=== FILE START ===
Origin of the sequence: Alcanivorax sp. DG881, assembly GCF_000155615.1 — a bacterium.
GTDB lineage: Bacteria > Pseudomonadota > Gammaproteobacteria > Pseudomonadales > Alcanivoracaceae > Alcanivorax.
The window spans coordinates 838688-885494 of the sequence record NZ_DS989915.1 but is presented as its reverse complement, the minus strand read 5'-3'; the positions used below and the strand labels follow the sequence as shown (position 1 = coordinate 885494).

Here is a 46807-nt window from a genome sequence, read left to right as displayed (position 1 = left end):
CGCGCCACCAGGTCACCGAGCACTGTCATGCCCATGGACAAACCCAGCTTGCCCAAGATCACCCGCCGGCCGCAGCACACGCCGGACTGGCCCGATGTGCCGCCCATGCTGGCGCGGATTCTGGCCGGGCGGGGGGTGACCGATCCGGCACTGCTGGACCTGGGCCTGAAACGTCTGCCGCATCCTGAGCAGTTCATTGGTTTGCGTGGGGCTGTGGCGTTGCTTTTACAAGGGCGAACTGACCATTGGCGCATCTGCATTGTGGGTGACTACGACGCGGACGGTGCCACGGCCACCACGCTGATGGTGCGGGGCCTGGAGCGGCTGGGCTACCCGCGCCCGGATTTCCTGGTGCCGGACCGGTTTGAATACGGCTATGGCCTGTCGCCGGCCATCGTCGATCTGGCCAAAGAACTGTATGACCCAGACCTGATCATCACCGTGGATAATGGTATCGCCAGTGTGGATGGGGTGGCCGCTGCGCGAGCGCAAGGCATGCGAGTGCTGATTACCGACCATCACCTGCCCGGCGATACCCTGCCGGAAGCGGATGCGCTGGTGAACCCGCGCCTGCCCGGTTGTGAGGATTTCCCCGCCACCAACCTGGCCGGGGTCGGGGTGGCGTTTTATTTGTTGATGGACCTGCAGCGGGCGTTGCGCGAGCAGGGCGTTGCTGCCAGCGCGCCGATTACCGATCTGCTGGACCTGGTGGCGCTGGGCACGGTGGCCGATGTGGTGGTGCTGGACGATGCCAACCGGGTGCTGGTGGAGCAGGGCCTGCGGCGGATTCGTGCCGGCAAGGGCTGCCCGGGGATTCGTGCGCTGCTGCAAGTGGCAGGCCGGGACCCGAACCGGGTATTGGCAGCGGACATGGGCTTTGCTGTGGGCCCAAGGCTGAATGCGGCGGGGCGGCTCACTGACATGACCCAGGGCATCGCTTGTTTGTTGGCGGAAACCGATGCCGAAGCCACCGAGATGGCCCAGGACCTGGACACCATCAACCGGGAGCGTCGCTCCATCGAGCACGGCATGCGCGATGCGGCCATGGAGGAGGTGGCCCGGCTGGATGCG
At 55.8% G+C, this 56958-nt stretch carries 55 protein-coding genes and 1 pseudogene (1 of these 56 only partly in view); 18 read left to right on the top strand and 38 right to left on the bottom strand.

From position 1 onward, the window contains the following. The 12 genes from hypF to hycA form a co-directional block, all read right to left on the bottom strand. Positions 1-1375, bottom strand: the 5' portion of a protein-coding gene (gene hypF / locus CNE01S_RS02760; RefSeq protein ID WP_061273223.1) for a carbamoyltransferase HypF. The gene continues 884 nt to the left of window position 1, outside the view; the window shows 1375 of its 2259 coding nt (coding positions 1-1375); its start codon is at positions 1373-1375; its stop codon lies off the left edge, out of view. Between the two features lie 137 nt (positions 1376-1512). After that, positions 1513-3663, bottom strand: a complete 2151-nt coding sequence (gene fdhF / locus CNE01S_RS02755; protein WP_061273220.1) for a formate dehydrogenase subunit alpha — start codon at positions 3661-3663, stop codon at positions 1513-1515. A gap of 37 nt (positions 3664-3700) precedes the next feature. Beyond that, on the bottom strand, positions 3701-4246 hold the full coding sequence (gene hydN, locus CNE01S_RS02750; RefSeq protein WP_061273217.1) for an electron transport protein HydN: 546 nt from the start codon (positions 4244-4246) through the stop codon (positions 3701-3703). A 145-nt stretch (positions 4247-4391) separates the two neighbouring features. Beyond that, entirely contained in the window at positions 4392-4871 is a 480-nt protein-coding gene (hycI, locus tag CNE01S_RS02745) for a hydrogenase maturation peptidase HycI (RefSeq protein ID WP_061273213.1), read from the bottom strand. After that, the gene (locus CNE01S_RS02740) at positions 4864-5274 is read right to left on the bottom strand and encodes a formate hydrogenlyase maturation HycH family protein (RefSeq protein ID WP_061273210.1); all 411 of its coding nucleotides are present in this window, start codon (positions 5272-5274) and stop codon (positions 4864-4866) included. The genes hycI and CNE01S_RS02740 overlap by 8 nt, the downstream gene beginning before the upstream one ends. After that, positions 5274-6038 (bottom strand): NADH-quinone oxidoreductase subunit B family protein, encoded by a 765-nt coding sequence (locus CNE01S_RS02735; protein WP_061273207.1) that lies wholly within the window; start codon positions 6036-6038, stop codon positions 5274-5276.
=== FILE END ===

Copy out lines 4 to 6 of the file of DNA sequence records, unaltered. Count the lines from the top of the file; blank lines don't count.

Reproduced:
Here is a 46807-nt window from a genome sequence, read left to right as displayed (position 1 = left end):
CGCGCCACCAGGTCACCGAGCACTGTCATGCCCATGGACAAACCCAGCTTGCCCAAGATCACCCGCCGGCCGCAGCACACGCCGGACTGGCCCGATGTGCCGCCCATGCTGGCGCGGATTCTGGCCGGGCGGGGGGTGACCGATCCGGCACTGCTGGACCTGGGCCTGAAACGTCTGCCGCATCCTGAGCAGTTCATTGGTTTGCGTGGGGCTGTGGCGTTGCTTTTACAAGGGCGAACTGACCATTGGCGCATCTGCATTGTGGGTGACTACGACGCGGACGGTGCCACGGCCACCACGCTGATGGTGCGGGGCCTGGAGCGGCTGGGCTACCCGCGCCCGGATTTCCTGGTGCCGGACCGGTTTGAATACGGCTATGGCCTGTCGCCGGCCATCGTCGATCTGGCCAAAGAACTGTATGACCCAGACCTGATCATCACCGTGGATAATGGTATCGCCAGTGTGGATGGGGTGGCCGCTGCGCGAGCGCAAGGCATGCGAGTGCTGATTACCGACCATCACCTGCCCGGCGATACCCTGCCGGAAGCGGATGCGCTGGTGAACCCGCGCCTGCCCGGTTGTGAGGATTTCCCCGCCACCAACCTGGCCGGGGTCGGGGTGGCGTTTTATTTGTTGATGGACCTGCAGCGGGCGTTGCGCGAGCAGGGCGTTGCTGCCAGCGCGCCGATTACCGATCTGCTGGACCTGGTGGCGCTGGGCACGGTGGCCGATGTGGTGGTGCTGGACGATGCCAACCGGGTGCTGGTGGAGCAGGGCCTGCGGCGGATTCGTGCCGGCAAGGGCTGCCCGGGGATTCGTGCGCTGCTGCAAGTGGCAGGCCGGGACCCGAACCGGGTATTGGCAGCGGACATGGGCTTTGCTGTGGGCCCAAGGCTGAATGCGGCGGGGCGGCTCACTGACATGACCCAGGGCATCGCTTGTTTGTTGGCGGAAACCGATGCCGAAGCCACCGAGATGGCCCAGGACCTGGACACCATCAACCGGGAGCGTCGCTCCATCGAGCACGGCATGCGCGATGCGGCCATGGAGGAGGTGGCCCGGCTGGATGCG
At 55.8% G+C, this 56958-nt stretch carries 55 protein-coding genes and 1 pseudogene (1 of these 56 only partly in view); 18 read left to right on the top strand and 38 right to left on the bottom strand.